February 27, 2012

Thirty years. Whew! That’s saying a lot considering the planning, care and know-how required to cultivate Iris. For starters, we have to be strategic about when we plant the different varieties of this beautiful flower as some are early bloomers, some very early, and some are definitely late bloomers. Other variables such as heat, sunlight and soil temperature factor into the equation-what’s right for one Iris can be plain ol’ wrong for another.


Iris ‘Hildegarde’

In general, Iris thrive in relatively cool temperatures. We take advantage of this by planting some of our Iris in September in Carlsbad, where the soil temps are cooler than those found inland at our farm in San Luis Rey. Carlsbad’s location, with its coastal soil and relatively wet air, is beneficial to the Iris’s early root growth. When we recently incorporated the bicolor variety Apollo-which is commonly a late season crop- we planted it early, in Carlsbad, so we’ll be able to pick this one early, too, to get a jump on the season.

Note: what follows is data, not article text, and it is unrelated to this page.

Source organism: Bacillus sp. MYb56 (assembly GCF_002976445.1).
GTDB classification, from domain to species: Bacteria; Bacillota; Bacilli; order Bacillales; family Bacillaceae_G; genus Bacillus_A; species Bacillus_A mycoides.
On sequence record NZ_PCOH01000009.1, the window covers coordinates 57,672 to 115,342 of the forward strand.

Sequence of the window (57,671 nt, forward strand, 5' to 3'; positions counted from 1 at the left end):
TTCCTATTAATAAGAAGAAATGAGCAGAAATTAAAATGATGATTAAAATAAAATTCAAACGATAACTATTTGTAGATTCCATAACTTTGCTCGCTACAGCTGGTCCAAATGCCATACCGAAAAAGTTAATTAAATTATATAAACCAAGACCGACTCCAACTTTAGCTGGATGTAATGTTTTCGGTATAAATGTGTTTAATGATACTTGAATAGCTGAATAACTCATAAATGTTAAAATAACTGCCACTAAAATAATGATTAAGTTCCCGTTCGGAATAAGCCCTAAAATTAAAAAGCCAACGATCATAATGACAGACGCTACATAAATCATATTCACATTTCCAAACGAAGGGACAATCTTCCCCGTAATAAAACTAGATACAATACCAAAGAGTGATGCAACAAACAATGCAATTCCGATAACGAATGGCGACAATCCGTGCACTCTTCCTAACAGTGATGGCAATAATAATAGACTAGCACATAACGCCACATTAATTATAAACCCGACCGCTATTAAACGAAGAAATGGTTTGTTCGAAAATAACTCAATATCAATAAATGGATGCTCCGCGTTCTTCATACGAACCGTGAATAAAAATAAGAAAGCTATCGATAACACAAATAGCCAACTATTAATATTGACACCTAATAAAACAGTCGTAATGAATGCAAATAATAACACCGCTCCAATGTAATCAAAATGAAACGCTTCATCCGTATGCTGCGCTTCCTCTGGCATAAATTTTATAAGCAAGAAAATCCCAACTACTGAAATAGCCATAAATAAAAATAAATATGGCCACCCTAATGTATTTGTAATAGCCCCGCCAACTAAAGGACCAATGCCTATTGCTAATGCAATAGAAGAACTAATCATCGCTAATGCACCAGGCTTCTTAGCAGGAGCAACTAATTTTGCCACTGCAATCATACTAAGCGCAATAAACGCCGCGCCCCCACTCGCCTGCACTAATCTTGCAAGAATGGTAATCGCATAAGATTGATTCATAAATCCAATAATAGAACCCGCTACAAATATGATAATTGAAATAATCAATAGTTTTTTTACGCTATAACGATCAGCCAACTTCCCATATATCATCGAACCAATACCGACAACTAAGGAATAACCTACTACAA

Iris Picked Closed for Shipping

Can you guess where the Iris got its name? As both its common and scientific name, the word Iris derives from the Greek word for rainbow, and is so named because of the variety of colors found among the many species of the flower. There’s the white variety, known as the Casablanca. The yellow is the Golden Beauty. Hildegarde is a light blue Iris- rare enough that we occasionally have trouble finding bulbs and must resort to a similar variety called Sky Wings. And then there’s the main purple varieties Purple Diamond, Hong Kong and Rendezvous. But of course you’ll also find an abundance of the dark blue varieties including the popular Telstar and Discovery.

Customers seem to like the Telstar best. But it’s Discovery whose thick, long stems allow it to stand tall and vigorous in the springtime heat. We plant Telstar along with Blue Diamond for early production. Blue Diamonds typically show first, the Telstars fill in after that, and finally come the late bloomers, the Discoveries. Of course, a spike in temperature will spike the Telstar bloom and throw the entire production schedule off! Nothing we can’t handle, of course. Just another day’s work during Iris season at Mellano & Company!